I knew I was going to get stopped. The station was empty on late Tuesday night going home from work and the new subway security were the only folks there. I had managed to slip past the somewhat random searches of bags which started last Sunday. Over 3,000 screeners were hired in Beijing for the job of securing the subway system from terror during the Olympics.
My bag went through and I reached for it on the other side. The screener condemned my bag to be searched. Damn. I looked at the screener. She looked at me. What do you want me to do? Finally, a second too many, she finally said to open my bag. I opened it. What do you want me to do? Again, I wait. She asks, “What do you have in your bag?” Hello, it’s open. See for your yourself. I explain I have a computer, a camera, sunglasses, a cellphone, and an MP3 player. They say they are looking for something long and skinny. I say, I have nothing long and skinny. They get confused and ask me around to take a look at the scanned image. Are you kidding? Have you ever been at airport security and they ask you to come look at the image of your bag? Hell no. But I calmly explained the entirety of my bag to the screeners. After about ten minutes, they said I could go. But right before leaving, the head screener asked me for my ID number. I said I was a foreigner and only had a passport. He said forget and let me go.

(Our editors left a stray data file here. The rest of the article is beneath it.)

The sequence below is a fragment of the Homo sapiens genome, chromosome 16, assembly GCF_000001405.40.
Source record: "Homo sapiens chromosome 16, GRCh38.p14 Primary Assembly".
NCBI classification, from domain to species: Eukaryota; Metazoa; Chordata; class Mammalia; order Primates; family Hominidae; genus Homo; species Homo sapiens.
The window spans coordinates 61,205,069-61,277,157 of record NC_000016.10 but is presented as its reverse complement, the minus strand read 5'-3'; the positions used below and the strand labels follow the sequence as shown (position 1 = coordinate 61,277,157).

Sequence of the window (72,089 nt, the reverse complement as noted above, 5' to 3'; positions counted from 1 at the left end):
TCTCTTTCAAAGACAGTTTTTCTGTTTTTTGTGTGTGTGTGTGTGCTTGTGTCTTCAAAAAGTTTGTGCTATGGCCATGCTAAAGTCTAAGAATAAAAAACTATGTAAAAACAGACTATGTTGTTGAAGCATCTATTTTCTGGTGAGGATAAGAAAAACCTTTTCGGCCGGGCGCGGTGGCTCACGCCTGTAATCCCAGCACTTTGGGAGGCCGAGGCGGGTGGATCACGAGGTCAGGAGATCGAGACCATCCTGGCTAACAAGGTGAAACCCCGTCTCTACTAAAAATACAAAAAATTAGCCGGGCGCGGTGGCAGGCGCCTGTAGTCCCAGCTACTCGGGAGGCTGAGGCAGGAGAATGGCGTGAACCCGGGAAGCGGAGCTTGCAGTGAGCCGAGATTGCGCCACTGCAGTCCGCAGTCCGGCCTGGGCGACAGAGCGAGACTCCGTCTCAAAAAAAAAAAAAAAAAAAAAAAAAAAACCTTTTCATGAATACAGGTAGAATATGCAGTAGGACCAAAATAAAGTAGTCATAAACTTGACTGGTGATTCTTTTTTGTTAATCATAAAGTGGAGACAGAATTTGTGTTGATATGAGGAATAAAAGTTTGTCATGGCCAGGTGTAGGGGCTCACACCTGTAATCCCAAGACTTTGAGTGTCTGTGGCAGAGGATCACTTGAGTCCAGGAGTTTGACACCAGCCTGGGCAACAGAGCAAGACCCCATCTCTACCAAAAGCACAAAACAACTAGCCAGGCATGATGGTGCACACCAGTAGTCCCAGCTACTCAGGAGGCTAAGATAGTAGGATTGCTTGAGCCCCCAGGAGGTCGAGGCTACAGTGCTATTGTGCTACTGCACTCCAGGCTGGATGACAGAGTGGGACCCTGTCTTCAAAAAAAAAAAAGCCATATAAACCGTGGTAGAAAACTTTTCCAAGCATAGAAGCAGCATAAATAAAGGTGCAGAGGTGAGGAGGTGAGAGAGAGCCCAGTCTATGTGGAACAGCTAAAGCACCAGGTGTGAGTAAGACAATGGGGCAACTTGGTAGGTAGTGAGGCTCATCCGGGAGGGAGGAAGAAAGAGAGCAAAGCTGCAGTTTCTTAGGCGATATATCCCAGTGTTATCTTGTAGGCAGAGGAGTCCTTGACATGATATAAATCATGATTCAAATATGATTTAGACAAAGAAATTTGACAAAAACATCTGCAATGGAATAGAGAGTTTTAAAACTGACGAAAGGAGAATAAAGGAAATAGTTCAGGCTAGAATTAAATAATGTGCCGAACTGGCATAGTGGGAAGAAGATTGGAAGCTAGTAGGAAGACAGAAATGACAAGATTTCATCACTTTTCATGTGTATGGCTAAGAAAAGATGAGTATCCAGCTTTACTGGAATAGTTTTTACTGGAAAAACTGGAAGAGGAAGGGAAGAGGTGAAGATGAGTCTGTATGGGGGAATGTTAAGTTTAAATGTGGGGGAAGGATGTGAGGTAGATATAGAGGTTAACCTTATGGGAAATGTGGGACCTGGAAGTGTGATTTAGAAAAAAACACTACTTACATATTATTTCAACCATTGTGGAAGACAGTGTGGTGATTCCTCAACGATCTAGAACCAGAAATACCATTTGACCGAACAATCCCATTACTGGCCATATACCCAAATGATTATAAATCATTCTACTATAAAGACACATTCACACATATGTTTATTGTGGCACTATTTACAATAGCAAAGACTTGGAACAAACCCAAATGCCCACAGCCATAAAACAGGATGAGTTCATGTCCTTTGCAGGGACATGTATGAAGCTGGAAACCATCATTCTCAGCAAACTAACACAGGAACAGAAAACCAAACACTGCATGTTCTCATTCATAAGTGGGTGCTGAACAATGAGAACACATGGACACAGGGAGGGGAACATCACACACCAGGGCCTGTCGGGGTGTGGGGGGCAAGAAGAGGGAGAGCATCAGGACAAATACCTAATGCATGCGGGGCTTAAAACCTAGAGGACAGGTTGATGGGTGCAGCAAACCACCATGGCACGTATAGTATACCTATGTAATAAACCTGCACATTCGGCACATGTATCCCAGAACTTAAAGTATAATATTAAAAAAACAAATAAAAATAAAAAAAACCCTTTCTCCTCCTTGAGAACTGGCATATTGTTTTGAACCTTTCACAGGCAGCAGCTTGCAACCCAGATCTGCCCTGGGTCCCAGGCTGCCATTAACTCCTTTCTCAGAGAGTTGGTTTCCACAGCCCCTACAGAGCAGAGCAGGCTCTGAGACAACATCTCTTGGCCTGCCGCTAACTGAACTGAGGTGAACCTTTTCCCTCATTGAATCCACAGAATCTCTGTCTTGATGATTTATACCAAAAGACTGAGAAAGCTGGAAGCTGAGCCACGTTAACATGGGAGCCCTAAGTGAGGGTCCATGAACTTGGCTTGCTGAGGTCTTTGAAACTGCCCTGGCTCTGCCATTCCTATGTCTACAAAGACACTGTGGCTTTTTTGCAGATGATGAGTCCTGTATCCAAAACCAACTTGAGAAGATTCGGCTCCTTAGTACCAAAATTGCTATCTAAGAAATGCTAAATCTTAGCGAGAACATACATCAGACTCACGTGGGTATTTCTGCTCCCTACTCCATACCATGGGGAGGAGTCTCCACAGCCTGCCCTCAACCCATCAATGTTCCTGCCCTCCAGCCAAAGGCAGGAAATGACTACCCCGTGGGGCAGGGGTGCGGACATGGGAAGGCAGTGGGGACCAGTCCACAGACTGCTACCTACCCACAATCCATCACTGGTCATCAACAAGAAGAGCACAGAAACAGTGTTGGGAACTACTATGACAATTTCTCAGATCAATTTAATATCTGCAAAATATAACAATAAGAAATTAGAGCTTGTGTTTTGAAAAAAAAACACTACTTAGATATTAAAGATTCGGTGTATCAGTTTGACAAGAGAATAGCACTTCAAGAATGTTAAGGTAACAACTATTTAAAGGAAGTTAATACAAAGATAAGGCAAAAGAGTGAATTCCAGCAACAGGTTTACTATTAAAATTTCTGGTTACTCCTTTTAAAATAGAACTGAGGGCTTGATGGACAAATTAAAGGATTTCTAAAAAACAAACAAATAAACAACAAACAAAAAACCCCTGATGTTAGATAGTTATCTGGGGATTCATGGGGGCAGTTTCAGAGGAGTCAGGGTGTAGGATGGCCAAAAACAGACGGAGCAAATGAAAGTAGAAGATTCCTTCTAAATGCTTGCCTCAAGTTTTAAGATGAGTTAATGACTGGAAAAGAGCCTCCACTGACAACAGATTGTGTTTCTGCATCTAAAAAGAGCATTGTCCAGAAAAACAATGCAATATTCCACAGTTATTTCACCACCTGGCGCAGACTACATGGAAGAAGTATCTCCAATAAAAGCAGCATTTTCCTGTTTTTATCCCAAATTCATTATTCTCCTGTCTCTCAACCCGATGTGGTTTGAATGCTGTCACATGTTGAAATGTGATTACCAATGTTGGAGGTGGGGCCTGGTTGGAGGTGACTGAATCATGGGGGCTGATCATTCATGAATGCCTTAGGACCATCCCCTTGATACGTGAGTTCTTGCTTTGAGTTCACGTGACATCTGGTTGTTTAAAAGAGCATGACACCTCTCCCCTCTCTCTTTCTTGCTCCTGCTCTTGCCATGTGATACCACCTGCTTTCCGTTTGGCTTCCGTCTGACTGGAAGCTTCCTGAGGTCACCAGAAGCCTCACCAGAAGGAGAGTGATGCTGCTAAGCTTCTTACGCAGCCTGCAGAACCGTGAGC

I hope my encounter was educational for the subway bag screeners because they have less than 40 days to figure out how not to piss off tourists by confusing laptop computers with security threats.